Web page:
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Providing evidence to improve practice

Action: Other biodiversity: Plant flowers Mediterranean Farmland

Key messages

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Amphibians (0 studies)

Birds (0 studies)

Invertebrates (0 studies)

Mammals (0 studies)

Plants (2 studies): One replicated, paired, controlled study from Italy found similar numbers of plant species in planted flower strips and unplanted field margins, but found higher plant diversity in unplanted margins. One replicated study from the USA found that most flower species persisted for at least two years after planting.

Reptiles (0 studies)

Implementation options (2 studies): One replicated study from the USA found that more plant species persisted in flower strips when twice as many seeds were sown, but there was no further increase in persistence at higher seeding rates. One replicated, randomized, controlled study from Spain found that tillage had inconsistent effects on the emergence of planted flowers.

Supporting evidence from individual studies

1 

A replicated, paired, controlled study in 2011–2012 in tomato fields in Tuscany, Italy, found similar numbers of plant species in planted flower strips, compared to unplanted field margins, but found higher plant diversity in unplanted margins. Plants: Similar numbers of plant species were found in planted and unplanted margins (numbers of species not reported). However, a higher turnover in species was found between unplanted margins than between planted margins (data reported as beta-diversity). Methods: In each of eight tomato fields, plants were sampled in each of two field margins (one with flower strips, one without, 3 x 25 m each), in five 1 x 1 m quadrats/field margin, in early August.

 

2 

A replicated study in 2008–2010 in farmland in the Central Valley, California, USA, found that a higher percentage of flower species persisted over time in flower plots that were planted with higher amounts of seed. Plants: Eight of nine species persisted for two years. Six species persisted for three years. Implementation options: Over the two years that followed planting, a higher percentage of species persisted in plots that were planted with two to four times as much seed (2x–4x) as the plots that were planted with the least seed (1x: 17–60%; 2x: 33–74%; 4x: 35–77%), but there was not a significant difference between the plots with 2x and 4x. The amount of seed planted had a significant effect on the percentage cover of plants, but it was not clear which treatments were significantly different from one another (data reported as log aggregate forb cover). Methods: Nine plots (1 x 8 m) were sown with the seeds of nine flower species in each of six hedgerows.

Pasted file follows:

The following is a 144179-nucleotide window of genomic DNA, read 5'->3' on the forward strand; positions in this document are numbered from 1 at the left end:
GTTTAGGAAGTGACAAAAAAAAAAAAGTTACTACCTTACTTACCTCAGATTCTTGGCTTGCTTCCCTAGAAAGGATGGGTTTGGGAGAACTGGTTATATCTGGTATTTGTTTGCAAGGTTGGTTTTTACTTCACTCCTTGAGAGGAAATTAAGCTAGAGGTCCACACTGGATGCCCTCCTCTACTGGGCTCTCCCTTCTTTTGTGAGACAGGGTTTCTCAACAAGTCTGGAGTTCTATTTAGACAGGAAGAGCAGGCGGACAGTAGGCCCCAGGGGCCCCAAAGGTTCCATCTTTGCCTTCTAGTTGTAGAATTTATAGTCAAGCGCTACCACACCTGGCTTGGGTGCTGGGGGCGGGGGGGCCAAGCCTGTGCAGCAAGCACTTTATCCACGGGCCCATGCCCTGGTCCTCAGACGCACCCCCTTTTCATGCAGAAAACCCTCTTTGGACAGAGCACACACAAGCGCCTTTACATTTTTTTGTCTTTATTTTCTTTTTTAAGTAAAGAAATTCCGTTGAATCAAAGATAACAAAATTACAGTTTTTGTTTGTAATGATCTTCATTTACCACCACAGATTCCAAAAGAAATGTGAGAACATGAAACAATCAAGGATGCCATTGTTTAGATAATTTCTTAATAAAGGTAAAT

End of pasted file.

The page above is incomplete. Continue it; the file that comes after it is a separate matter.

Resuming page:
3 

A replicated, randomized, controlled study in 2011–2012 in a barley field near Madrid, Spain, found that more seedlings of five planted flower species, but fewer seedlings of one planted flower species, emerged after no tillage, compared to shallow tillage. Implementation options: A higher density of seedlings emerged after no tillage, compared to shallow tillage, in Calendula arvensis (2011: 4,523 vs 2,817 plants/m2; 2012: 1,223 vs 231), Phacelia tanacetifolia (2011: 318 vs 226; 2012: 116 vs 2), Centauria cyanus (2012: 190 vs 59), Diplotaxis tenuifolia (2012: 153 vs 5), and Echium plantagineum in 2012 (236 vs 2) but not in 2011 (230 vs 235). A lower density of seedlings emerged after no tillage, compared to shallow tillage, in Coriandrum sativum in 2011 (16 vs 314 plants/m2), but not in 2012 (0 vs 2). Similar densities of seedlings emerged after no tillage, compared to shallow tillage, in Borago officinalis (2011: 27 vs 27 plants/m2; 2012: 20 vs 2). Methods: For each of seven flower species, there were three plots (1.3 x 1.3 m). In July, half of each plot was tilled, and half was not. In January, seedlings were counted in quadrats (25 x 25 cm).

 

Referenced papers

Please cite as:

Shackelford, G. E., Kelsey, R., Robertson, R. J., Williams, D. R. & Dicks, L. V. (2017) Sustainable Agriculture in California and Mediterranean Climates: Evidence for the effects of selected interventions. Synopses of Conservation Evidence Series. University of Cambridge, Cambridge, UK.